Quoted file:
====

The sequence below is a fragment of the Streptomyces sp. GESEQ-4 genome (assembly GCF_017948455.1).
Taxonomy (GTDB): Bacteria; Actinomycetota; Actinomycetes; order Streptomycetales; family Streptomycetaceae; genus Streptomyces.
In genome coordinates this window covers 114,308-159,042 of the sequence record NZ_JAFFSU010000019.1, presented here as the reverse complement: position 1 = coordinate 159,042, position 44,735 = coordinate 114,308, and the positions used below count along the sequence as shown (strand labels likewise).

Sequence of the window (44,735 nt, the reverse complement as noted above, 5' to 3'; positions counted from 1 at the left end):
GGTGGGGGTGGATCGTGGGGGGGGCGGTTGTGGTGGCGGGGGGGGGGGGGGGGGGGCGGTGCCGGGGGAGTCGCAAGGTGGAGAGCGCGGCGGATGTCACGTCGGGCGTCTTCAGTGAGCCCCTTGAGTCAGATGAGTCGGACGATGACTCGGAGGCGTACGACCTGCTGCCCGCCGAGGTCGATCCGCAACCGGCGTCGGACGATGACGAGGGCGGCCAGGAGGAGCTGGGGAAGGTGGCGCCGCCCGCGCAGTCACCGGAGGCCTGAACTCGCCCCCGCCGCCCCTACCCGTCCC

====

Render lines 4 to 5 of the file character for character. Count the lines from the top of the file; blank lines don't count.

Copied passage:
Sequence of the window (44,735 nt, the reverse complement as noted above, 5' to 3'; positions counted from 1 at the left end):
GGTGGGGGTGGATCGTGGGGGGGGCGGTTGTGGTGGCGGGGGGGGGGGGGGGGGGGCGGTGCCGGGGGAGTCGCAAGGTGGAGAGCGCGGCGGATGTCACGTCGGGCGTCTTCAGTGAGCCCCTTGAGTCAGATGAGTCGGACGATGACTCGGAGGCGTACGACCTGCTGCCCGCCGAGGTCGATCCGCAACCGGCGTCGGACGATGACGAGGGCGGCCAGGAGGAGCTGGGGAAGGTGGCGCCGCCCGCGCAGTCACCGGAGGCCTGAACTCGCCCCCGCCGCCCCTACCCGTCCC